Social Security a Bigger Part of Boomers' Retirement Income Plans

Prior to the recession, 43% of middle-income Boomers planned on primarily relying on personal savings in retirement, compared to 34% now.

Thirty-eight percent of middle-income Baby Boomers—those with a household income between $30,000 and $100,000 and less than $1 million in investable assets—expect Social Security will be their primary source of income in retirement, up from 30% before the financial crisis of 2008, according to a study by the Bankers Life Center for a Secure Retirement.

In lockstep with this, 43% of middle-income Boomers planned on primarily relying on personal savings in retirement, prior to the recession. Today, that is only 34%, according to the study, “10 Years After the Crisis: Middle-Income Boomers Rebounding But Not Recovered.”

A scant 2% of middle-income Boomers think the economy has fully recovered, and 65% say they haven’t felt any personal benefit from a bounce back. Of this group, 52% say their savings are lower than they were before the recession, and 40% say they are not earning as much. Sixty-eight percent are worried they will be hit with yet another financial crisis in their lifetime.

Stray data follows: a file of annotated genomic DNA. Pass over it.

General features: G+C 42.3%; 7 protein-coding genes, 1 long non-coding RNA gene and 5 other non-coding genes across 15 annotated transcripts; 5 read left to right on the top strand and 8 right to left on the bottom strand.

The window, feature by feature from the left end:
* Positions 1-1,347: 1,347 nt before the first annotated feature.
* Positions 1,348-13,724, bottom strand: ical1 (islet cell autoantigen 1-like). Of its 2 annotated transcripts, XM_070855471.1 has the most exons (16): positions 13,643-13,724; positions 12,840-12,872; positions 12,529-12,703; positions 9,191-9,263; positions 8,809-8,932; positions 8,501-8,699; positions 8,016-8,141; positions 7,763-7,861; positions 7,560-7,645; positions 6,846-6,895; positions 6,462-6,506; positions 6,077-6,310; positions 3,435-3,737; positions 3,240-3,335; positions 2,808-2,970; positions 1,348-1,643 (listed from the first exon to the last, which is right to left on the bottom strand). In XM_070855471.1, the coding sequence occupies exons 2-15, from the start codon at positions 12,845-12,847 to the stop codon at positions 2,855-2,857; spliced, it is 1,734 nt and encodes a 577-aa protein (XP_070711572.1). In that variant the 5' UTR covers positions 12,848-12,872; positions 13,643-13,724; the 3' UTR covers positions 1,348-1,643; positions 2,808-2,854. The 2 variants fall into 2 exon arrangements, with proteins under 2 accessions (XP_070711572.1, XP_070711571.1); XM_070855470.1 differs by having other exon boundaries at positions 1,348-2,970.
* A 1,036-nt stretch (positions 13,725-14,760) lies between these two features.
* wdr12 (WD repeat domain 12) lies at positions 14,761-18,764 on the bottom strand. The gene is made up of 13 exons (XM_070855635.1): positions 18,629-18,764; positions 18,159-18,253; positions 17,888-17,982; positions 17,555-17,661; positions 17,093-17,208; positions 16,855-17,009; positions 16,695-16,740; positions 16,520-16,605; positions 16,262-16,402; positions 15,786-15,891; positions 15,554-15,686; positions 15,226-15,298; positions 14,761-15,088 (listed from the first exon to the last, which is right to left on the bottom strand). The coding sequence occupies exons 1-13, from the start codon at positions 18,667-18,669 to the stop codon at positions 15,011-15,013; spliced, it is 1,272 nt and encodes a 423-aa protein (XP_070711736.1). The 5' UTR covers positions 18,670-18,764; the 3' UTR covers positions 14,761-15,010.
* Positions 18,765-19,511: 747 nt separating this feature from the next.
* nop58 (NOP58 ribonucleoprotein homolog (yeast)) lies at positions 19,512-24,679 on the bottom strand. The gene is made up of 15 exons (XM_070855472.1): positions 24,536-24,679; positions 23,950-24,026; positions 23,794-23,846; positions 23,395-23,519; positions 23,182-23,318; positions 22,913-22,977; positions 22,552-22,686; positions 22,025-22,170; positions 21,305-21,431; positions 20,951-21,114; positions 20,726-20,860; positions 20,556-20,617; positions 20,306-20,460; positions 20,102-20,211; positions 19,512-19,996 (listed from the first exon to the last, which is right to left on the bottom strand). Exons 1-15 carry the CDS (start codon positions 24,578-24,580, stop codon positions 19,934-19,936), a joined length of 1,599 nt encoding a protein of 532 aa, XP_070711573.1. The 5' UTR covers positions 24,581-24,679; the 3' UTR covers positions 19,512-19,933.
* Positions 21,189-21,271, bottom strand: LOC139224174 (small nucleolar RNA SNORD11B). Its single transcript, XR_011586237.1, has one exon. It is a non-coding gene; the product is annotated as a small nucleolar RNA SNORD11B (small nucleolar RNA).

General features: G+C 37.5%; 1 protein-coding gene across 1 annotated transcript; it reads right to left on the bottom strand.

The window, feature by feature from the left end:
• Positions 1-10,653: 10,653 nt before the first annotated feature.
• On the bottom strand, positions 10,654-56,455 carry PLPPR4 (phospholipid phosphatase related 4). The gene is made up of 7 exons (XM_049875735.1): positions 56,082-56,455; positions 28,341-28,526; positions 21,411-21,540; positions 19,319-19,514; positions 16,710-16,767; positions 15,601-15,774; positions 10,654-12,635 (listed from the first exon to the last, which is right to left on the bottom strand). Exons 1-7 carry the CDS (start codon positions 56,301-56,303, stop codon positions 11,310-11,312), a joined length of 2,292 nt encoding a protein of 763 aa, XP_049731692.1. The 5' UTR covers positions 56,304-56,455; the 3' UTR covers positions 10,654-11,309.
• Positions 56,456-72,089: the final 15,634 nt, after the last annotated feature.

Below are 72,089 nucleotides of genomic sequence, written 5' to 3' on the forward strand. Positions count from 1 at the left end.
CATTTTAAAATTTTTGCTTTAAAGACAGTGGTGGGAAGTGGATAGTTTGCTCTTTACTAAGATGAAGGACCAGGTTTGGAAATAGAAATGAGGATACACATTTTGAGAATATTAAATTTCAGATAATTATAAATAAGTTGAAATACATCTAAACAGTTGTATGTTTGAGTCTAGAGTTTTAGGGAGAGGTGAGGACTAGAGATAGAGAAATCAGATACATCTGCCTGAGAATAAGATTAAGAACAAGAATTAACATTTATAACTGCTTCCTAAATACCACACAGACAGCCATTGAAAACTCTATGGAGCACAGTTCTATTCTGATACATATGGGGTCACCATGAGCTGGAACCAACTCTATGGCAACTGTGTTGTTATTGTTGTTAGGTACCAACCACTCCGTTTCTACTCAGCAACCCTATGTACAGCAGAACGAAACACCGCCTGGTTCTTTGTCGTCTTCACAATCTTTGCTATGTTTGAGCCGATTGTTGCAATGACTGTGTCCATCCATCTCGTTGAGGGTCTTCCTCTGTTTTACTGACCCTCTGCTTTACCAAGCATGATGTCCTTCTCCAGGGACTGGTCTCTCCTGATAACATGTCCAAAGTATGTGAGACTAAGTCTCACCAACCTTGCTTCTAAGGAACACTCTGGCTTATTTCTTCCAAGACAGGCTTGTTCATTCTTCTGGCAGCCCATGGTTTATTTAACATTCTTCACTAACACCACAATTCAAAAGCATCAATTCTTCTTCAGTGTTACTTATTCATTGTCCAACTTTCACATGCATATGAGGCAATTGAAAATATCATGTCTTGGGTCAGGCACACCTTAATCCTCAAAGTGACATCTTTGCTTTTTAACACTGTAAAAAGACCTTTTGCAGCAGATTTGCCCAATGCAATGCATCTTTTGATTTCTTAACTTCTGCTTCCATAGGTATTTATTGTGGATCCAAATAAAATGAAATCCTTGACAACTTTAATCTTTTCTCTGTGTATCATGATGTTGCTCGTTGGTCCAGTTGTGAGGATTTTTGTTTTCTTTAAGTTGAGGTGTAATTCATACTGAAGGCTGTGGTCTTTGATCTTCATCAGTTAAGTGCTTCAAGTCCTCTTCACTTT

Prior to the financial crisis, 45% expected to retire debt-free, and today, that is only 34%. Previously, 23% expected they would be able to leave an inheritance to their heirs, but today, that is only 16%. Nonetheless, 92% of Boomers still plan to retire. However, 48% plan to work either full-time or part-time in retirement—up from 35% before the crisis.

Perhaps one of the reasons their savings are lower is that the recession has prompted 74% of Boomers to change their investment choices, with 28% moving into conservative funds.

These Boomers’ dismal outlook is grounded in fact, according to Bankers Life. Between 2007 and 2010, the inflation-adjusted median household income in the U.S. fell nearly 7%—and more strikingly, the median net worth of middle-income households fell 39% and homeowners lost an average of 55% of the value of their home.

“Social Security was designed to be a safety net, not a primary replacement for savings or income,” says Scott Goldberg, president of Bankers Life. “Those who are in or near retirement should consider the various ways they can create future income to help achieve a secure retirement. There are products readily available in the marketplace that can help.”

The Internet-based survey was conducted among 1,000 middle-income Boomers between the ages of 52 and 70. The full report can be downloaded here